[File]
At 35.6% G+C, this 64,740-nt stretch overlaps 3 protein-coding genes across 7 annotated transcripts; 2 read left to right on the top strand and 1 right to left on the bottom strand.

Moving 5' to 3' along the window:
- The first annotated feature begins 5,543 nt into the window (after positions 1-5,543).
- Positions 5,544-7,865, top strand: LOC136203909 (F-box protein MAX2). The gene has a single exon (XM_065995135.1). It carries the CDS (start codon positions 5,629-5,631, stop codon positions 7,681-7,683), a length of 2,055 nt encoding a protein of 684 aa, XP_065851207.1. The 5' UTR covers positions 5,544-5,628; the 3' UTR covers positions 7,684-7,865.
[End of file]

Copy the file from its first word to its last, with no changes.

At 35.6% G+C, this 64,740-nt stretch overlaps 3 protein-coding genes across 7 annotated transcripts; 2 read left to right on the top strand and 1 right to left on the bottom strand.

Moving 5' to 3' along the window:
- The first annotated feature begins 5,543 nt into the window (after positions 1-5,543).
- Positions 5,544-7,865, top strand: LOC136203909 (F-box protein MAX2). The gene has a single exon (XM_065995135.1). It carries the CDS (start codon positions 5,629-5,631, stop codon positions 7,681-7,683), a length of 2,055 nt encoding a protein of 684 aa, XP_065851207.1. The 5' UTR covers positions 5,544-5,628; the 3' UTR covers positions 7,684-7,865.